A depressed woman learns that her husband was killed in a car accident the previous day, then awakens the next morning to find him alive and well at home; then awakens the day after that to find that he's dead.
A lonely doctor, who once occupied an unusual lakeside house, begins exchanging love letters with its former resident, a frustrated architect. They must try to unravel the mystery behind their extraordinary romance before it's too late.
Siddalee Walker (Sandra Bullock), a famous New York City playwright, is quoted in Time Magazine and infuriates her dramatic, Southern mother. A long-distant fight wages until her mother's friends (and members of the Ya-Ya Sisterhood) kidnap Siddalee and take her "home" to the South, where they hope to explain her mother's history and to patch up the rift between mother and daughter.Written by
Divine Secrets of the Ya-Ya Sisterhood: Not So Divine After All
Divine Secrets of the Ya-Ya Sisterhood sounds like an interesting film with a juicy interesting plot to accompany it-But it's not. Instead, the plot is this: Budding playwright Siddalee Walker is interviewed by "Times" magazine. What she says gets taken out of context and is read by her mother, Viviane Abbott Walker, who promptly gets extremely upset. This takes place in the first 20 minutes or so. The rest of the almost 2 hour long movie consists of the mother's friends from childhood, the rest of the Ya-Ya gang explaining her mother's past to Sidalee, in an effort to get her to better understand her mother.
Since almost the entire movie is an explanation of the past, almost the entire movie takes place in flashbacks. These flashbacks were hard to understand for a few reasons. Number one, they never said who was who, other than to say who young Viviane was. This leaves the viewer left floundering as to who the other three young friends were supposed to be. The second problem with these flashbacks is that they weren't pieced together, and instead happened in what seemed to be a random order, not giving any mention to when they were supposed to take place. The viewer is, instead, supposed to accept the fact that Viviane just had a daughter, and in the next scene is about 13, and not even thinking about guys with whom she would want to have a daughter.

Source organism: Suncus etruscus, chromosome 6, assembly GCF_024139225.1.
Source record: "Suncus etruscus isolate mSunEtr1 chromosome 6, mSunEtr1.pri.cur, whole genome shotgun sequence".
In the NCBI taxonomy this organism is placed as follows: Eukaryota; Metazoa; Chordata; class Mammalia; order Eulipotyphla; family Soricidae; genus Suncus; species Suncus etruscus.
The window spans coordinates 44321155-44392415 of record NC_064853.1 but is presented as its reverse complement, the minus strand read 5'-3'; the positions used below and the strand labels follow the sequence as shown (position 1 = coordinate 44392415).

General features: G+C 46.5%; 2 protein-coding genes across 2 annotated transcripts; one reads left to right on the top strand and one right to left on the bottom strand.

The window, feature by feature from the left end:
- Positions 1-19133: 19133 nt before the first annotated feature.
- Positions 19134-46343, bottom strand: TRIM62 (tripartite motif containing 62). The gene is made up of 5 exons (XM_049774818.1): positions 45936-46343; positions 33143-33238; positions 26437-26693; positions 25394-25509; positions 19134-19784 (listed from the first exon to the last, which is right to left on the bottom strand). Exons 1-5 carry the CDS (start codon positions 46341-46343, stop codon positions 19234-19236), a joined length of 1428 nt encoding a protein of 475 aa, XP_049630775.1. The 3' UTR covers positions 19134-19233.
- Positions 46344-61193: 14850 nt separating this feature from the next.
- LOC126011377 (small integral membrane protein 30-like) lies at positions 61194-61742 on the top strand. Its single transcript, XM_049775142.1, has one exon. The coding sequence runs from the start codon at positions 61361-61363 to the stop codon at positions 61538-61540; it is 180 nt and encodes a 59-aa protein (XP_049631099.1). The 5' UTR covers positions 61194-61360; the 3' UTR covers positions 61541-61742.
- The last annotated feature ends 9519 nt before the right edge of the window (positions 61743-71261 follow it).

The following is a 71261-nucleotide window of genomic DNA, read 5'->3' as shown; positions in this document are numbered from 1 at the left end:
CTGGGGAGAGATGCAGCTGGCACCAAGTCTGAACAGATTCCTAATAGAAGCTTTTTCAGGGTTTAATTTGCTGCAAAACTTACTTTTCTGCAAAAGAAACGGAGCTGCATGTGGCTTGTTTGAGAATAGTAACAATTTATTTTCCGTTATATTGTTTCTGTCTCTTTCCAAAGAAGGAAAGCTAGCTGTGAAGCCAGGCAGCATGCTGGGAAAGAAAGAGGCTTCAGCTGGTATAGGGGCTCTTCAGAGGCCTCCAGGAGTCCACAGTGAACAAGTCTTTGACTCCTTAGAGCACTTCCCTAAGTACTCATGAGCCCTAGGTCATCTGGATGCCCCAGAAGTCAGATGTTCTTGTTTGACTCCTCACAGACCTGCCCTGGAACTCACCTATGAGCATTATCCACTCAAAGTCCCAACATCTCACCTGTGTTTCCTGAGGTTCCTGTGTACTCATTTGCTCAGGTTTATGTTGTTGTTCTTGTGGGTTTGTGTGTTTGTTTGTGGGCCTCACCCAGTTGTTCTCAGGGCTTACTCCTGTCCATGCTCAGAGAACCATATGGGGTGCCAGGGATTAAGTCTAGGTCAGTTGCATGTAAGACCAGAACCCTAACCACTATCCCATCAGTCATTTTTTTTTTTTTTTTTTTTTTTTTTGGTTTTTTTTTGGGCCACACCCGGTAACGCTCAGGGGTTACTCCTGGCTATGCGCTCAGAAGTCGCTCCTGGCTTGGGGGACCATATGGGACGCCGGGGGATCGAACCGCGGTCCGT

While in the commercials Divine Secrets appeared to be a comedic film, it was in reality far from it. Saundra delivered, to my count, one funny line in the entire film. The few other lines that might be considered humorous were delivered by Siddalee's fiance, Connor McGill, and only by him.
The movie had few saving graces. In fact, the only one worth mentioning is the acting. Had the acting been worse, this movie would never have gotten off the ground, and would never have grossed any money. The director, Callie Khouri, did what she could to work with the movie, but due to the poor quality of the screenplay, could not do much to save it. The screenplay writer, Mark Andrus, can not be entirely blamed for this travesty, seeing as how the movie was an adaptation of a novel written by Rebecca Wells. Overall, I would recommend that you do not see this movie and instead save your money for something interesting.
1 of 1 people found this review helpful.
Was this review helpful to you?
| Report this